Another new strategy of the elites has been to oust leaders via judicial and parliamentary coups. This strategy, known as “lawfare,” removed the president of Paraguay in 2012 and then Brazil’s first female president Dilma Rousseff in 2016.

In Ecuador lawfare has been used to force former president Rafael Correa, as well as other leading figures of the left that ran Ecuador so successfully, into exile for fear of being jailed on trumped-up charges — as has already happened to Correa’s former vice-president.

But the most infamous example of lawfare has been the campaign against Lula da Silva in Brazil. Lula previously served as Brazil’s president after being elected as the country’s first working-class leader earlier this century.

When he left office in 2011, he had record-high approval ratings of 83 per cent, the result of his government’s success in reducing poverty and addressing social inequality.

Lula was favourite to win the 2018 presidential election until he was arrested and jailed on trumped-up charges orchestrated by powerful elites in Brazil and Washington. That injustice opened the door to the election of the far-right President Jair Bolsonaro, a strong supporter of Brazil’s past military dictatorship under which he had served as a military officer.

As I write, Brazilians are about to choose their next president in a run-off between Lula and Bolsonaro. Lula had a first-round lead of over six million votes and a Lula victory looks likely. But all progressives will need to be alert to Bolsonaro seeking to undermine Brazil’s democracy to prevent that and perhaps even obstructing the peaceful transfer of power should Lula triumph again.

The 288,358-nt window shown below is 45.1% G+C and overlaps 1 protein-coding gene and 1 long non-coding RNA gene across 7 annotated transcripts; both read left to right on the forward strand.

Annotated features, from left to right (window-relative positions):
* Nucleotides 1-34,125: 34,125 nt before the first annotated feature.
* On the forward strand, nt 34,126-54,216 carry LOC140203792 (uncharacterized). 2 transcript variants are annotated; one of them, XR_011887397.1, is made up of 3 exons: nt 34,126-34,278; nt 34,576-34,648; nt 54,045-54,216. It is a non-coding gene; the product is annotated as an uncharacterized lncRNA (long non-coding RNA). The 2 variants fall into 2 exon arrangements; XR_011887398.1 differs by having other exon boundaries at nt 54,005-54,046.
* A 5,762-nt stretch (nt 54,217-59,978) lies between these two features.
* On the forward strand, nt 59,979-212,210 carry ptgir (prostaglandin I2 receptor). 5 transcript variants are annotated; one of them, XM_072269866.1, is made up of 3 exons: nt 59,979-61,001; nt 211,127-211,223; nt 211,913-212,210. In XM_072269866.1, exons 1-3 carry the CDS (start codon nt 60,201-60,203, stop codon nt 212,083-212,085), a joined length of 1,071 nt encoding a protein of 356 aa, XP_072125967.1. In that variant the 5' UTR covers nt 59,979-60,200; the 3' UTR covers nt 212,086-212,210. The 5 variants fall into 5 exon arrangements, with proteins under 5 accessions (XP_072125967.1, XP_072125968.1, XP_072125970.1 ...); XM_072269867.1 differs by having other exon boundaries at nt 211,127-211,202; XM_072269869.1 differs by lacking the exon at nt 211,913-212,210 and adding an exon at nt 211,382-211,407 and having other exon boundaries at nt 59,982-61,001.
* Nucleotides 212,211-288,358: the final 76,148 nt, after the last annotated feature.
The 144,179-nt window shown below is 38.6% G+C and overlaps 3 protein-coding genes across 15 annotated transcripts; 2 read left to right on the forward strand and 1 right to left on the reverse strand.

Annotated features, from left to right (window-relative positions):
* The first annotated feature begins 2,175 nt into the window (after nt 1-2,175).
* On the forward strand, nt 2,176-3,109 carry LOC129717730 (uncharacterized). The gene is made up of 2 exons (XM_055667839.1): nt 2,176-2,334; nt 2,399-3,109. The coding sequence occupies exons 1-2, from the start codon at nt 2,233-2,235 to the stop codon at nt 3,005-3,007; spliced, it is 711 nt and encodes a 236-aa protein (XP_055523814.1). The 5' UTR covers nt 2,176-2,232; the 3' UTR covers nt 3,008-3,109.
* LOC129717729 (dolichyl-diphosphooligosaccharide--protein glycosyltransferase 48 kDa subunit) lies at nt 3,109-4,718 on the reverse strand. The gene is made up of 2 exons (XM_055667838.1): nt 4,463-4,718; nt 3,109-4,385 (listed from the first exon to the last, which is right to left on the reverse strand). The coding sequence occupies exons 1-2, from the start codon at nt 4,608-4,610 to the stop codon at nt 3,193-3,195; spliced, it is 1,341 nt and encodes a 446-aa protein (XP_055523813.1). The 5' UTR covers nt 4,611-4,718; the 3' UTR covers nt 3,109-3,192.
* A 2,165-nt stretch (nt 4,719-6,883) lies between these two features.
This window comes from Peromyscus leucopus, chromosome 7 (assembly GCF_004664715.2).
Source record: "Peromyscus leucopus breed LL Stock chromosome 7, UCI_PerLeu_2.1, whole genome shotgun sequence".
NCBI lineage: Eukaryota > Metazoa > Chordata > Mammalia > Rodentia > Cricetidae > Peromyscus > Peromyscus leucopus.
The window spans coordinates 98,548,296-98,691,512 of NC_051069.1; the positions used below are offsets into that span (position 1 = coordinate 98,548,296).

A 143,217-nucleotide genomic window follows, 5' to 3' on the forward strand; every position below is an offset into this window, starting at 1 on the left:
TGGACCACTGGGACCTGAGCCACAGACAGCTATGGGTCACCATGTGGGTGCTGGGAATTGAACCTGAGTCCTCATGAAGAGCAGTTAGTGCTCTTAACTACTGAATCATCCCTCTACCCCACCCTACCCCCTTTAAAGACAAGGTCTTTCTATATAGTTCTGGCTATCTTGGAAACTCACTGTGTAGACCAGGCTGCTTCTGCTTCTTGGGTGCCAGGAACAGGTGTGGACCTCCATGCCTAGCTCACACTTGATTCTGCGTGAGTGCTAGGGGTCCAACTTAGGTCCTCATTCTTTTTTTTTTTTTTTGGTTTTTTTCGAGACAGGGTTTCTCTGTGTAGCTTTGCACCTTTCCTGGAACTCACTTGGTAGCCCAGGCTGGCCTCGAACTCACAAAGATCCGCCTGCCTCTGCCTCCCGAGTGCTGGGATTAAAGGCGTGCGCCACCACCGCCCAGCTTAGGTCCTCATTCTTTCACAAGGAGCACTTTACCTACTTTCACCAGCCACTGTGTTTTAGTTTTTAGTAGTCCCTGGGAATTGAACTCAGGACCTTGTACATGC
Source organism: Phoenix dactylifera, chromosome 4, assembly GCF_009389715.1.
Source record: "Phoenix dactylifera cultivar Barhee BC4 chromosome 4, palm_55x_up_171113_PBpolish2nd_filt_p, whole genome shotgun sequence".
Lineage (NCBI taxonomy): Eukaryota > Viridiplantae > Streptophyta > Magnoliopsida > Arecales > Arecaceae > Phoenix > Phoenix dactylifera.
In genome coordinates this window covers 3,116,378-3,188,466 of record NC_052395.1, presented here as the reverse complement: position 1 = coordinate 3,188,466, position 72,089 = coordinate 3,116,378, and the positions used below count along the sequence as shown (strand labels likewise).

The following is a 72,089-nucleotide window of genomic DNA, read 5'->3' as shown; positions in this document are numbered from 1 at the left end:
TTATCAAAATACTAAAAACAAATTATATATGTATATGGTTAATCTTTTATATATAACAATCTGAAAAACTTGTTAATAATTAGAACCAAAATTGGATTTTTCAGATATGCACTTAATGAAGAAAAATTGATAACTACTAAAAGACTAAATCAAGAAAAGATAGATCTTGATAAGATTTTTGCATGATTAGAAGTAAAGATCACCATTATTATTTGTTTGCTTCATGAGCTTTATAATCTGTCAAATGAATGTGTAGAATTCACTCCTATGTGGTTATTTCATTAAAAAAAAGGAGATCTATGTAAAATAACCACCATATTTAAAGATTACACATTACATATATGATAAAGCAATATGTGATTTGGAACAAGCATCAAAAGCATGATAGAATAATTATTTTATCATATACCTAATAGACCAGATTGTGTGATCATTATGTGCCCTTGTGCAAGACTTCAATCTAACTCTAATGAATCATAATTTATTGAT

If he does, it will transform not only the lives of tens of millions of Brazilians but the political situation across Latin America. With the government of the region’s largest economy and highest population seeking to pursue regional integration and social development, this would strengthen progressives in every corner of the continent.

But either way, one thing is clear: despite the predictions not so long ago of the death of the pink tide, the Latin American left continues to challenge for power and continues to offer a beacon of hope for progress the world over.

Let’s learn from Latin America. But most importantly, as we have done from fighting the blockade on Cuba to opposing the murders of Colombian trade unionists and challenging coups and lawfare, let’s continue to do our bit to stand shoulder to shoulder in solidarity.

Richard Burgon is MP for Leeds East — follow him on Twitter @RichardBurgon.

The Latin America Conference 2023 will be held in London, January 28 — for more information visit